arrieredupeleton

posted by arrieredupeleton [551 posts]
11th March 2013 - 18:12

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arrieredupeleton wrote:
AS clearly has a problem which is far more than any issue with the inner ear or the ability to father children. I've been critical of him in the past but it clearly has a lot to do with confidence/self-esteem and the loss of his brother from his team - a team he never really wanted to be part of. He doesn't seem to react positively to people like his teams management having a dig or his Dad saying they should both quit the sport. Jesus, with a father like that, it's surprising he's got as far as he has.

Nobody has mentioned Cav or dozens of others DNFing today. You never know, AA might be keeping his powder dry for MSR this weekend. Wink

There were definitely a lot of DNS, and DNF due to the MSR.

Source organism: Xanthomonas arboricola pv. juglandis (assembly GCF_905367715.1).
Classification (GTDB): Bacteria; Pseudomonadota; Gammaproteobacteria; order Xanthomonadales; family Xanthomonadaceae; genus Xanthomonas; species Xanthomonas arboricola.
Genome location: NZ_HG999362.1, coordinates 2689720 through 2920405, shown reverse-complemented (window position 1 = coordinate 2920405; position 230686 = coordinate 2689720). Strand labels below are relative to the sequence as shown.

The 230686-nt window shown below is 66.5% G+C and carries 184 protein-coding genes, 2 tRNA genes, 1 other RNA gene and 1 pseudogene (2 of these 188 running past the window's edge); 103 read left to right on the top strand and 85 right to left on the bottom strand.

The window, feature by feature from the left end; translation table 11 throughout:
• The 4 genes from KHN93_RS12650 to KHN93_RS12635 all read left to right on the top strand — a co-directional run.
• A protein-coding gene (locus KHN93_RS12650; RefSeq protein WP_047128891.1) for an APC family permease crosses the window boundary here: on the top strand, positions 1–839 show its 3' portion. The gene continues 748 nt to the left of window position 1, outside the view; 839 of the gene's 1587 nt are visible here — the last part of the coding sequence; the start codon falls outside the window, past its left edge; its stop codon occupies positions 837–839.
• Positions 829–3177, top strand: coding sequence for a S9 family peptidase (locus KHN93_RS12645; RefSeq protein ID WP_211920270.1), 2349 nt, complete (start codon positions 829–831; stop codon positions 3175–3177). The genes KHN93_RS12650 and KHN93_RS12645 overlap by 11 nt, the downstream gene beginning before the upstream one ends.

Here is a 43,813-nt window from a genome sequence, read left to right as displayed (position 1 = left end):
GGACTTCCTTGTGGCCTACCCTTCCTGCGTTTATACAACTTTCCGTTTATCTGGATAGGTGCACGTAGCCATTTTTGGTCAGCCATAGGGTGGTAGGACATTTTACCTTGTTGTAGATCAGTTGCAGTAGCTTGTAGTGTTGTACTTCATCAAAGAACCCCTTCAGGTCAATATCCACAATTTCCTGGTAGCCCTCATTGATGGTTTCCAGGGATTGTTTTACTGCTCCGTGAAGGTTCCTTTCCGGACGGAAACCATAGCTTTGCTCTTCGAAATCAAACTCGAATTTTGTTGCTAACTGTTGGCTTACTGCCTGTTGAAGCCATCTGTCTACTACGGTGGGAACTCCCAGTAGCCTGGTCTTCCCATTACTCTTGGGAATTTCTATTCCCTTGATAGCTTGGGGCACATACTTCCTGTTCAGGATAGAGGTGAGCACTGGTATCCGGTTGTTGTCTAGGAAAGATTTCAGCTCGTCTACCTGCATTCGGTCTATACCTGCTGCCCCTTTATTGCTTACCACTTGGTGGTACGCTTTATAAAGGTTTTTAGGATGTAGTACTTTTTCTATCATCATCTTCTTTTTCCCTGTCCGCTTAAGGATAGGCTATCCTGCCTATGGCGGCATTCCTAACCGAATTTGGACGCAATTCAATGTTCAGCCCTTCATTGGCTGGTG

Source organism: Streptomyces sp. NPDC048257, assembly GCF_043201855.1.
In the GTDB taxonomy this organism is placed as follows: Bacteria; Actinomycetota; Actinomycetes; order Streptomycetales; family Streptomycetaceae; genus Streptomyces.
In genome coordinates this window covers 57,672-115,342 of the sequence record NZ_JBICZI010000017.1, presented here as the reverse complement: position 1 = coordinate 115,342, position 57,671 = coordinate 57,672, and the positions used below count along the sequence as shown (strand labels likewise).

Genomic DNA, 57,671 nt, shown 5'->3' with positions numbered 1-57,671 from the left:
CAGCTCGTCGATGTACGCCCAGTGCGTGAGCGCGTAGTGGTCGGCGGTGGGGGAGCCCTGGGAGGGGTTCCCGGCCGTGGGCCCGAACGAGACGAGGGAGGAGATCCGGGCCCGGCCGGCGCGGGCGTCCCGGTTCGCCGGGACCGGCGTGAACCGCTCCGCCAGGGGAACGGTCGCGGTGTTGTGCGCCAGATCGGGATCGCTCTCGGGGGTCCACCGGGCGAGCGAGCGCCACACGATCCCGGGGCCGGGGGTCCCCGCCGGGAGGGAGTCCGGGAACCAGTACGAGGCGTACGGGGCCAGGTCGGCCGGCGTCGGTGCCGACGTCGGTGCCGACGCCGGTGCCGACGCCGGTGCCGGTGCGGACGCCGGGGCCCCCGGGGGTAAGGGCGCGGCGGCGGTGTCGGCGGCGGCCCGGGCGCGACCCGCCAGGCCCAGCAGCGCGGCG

It was a good race today. Well worth the look. It is interesting watching the teams deal with mid sized hills. So much harder for the teams to control. If they need to spice things up at the tour then these sorts of rides are the key. Definitely spoilt the Sky-trains dominance. Great watching pros push their bikes.

posted by Colin Peyresourde [1114 posts]
11th March 2013 - 21:28

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boardmanrider wrote:
Say it ain't so, Andy Schleck abandoned, again. Does he need stabilisers or something?

On a day of so much fascinating action, this is what you found worthy of a comment?

Though, now that the topic has been broached, Andy could do well by sharing a room with Phinney for a training season. That boy showed heart today.

~rbx

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posted by rbx [243 posts]
12th March 2013 - 1:09

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I'm surprised at Acquarone apologising for how difficult the stage was. Given the tactics of Sky (which are sure to be replicated by other teams in the coming months/season) nullifying most stages, stage races need a stage like this to turn things around a bit. When it gets that steep there's nothing your team can do for you.

Also, Hushovd in 9th - I think he might have found form again in time for the classics.

posted by pjt201 [97 posts]
12th March 2013 - 10:14

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pjt201 wrote: